Should professional sports teams use taxpayer dollars to build stadiums? | The Tylt

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Should professional sports teams use taxpayer dollars to build stadiums?
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The Oakland Raiders just filed paperwork to move the team to Las Vegasafter the team was unable to secure public funding for a new stadium. But not all Vegas residents are keen about their taxpayer dollars going towards a new stadium either. Supporters argue tourists will pay for the tax increases. Advocates in U.S. cities across America say communities never recoup the cost. But sports fans argue teams like the Raiders benefit the community in other less tangible ways. What do you think? 🏈

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Should professional sports teams use taxpayer dollars to build stadiums?
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On one hand, the Raiders could benefit from moving and building a new stadium. On the other hand, residents fear that too much public money will be used to pay the bills for a sports franchise worth millions. Others argue the Raiders move brings up a larger debate—should fans be left to pay the taxes on these super flashy sports stadiums in cities across the U.S.?

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It's not just the Raiders owners who want the team to move into a shiny, new stadium. Some business people and politicians thinks the city of Las Vegas could benefit from owning an NFL team. And there are ways for sports organizations to build new stadiums that won't hurt the city or local taxpayers. Yes—public money will be used, but there's nothing wrong with weighing the benefits of a cities owning a sports team and building new stadiums for these organizations. Residents love sports! Football is an American pastime, and the team is expected to bring in revenue in Vegas.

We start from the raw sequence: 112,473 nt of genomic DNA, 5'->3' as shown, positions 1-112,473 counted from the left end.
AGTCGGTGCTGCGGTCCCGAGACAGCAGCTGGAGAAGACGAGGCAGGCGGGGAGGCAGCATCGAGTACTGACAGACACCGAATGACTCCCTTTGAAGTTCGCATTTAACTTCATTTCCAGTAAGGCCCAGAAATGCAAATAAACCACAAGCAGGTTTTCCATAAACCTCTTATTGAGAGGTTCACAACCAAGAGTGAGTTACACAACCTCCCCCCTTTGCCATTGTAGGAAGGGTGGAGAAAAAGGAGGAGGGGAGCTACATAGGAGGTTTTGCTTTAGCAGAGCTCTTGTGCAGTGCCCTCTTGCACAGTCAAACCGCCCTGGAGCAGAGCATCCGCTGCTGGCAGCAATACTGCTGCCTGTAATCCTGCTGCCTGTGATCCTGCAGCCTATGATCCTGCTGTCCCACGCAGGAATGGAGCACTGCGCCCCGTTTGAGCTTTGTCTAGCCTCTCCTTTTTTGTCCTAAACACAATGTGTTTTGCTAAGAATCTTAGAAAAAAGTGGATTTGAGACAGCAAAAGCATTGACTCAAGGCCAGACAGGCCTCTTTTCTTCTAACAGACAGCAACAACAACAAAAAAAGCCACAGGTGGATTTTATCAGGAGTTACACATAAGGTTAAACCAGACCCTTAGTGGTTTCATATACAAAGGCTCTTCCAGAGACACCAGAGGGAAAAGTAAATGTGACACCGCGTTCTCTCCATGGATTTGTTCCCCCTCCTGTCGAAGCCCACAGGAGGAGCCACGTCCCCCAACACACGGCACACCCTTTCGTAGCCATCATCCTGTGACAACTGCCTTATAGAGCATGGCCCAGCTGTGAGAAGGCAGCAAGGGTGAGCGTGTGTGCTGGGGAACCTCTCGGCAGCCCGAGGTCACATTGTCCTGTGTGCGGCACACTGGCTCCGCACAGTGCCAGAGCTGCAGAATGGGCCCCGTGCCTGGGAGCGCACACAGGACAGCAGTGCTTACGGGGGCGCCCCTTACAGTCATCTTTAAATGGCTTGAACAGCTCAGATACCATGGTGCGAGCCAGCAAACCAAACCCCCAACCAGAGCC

The Denver Post reported: 

Actually, there is a price on it. Tourists will pay increased room taxes to fund $750 million of the cost of a new $1.9 billion stadium as part of a deal rammed through a special session of the Nevada Legislature by powerful casino owner Sheldon Adelson’s family.

The Chicago Tribune wrote:

A report produced last year by a Nevada state tourism committee estimated the stadium would generate $530 million in new annual spending in Clark County. Hill said officials are estimating the stadium will attract 450,000 people to Las Vegas each year who otherwise wouldn't have visited. Stanford economist Roger Noll zeroed in on the forecasts for Raiders games to explain his skepticism of these estimates.
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Still—if the Raiders move, public money will be used to build the new stadium. Cities across the U.S. can use taxpayer money for so many other issues or programs that are much more urgent. At a time when city and state budgets are struggling to help pay for health care, education and homelessness... should hard-working taxpayers be subsidizing stadiums for millionaires and billionaires?

The Chicago Tribune also wrote:

Clark County (Nevada) Commissioner Chris Giunchigliani has a long list of things she would spend $750 million in public money on, if it was up to her. A light rail system, so Las Vegas can compete with cities with better public transportation. Firefighters, because her county has not hired a new one in years. And teachers, as public schools in Nevada perennially rank among the worst in the nation.
Nowhere on Giunchigliani's $750 million public wish list would you find "help a wealthy NFL team owner and a mega-rich casino magnate build a $1.9 billion football stadium." 
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Advocates encourage local taxpayers to protest their hard-earned money being used to build stadiums.

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While others argue teams like the Raiders need new stadiums to develop new sources of revenue that benefit both owners and the community.

FINAL RESULTS
Sports
Should professional sports teams use taxpayer dollars to build stadiums?
#InvestInSports
A festive crown for the winner
#BuildYourOwnStadium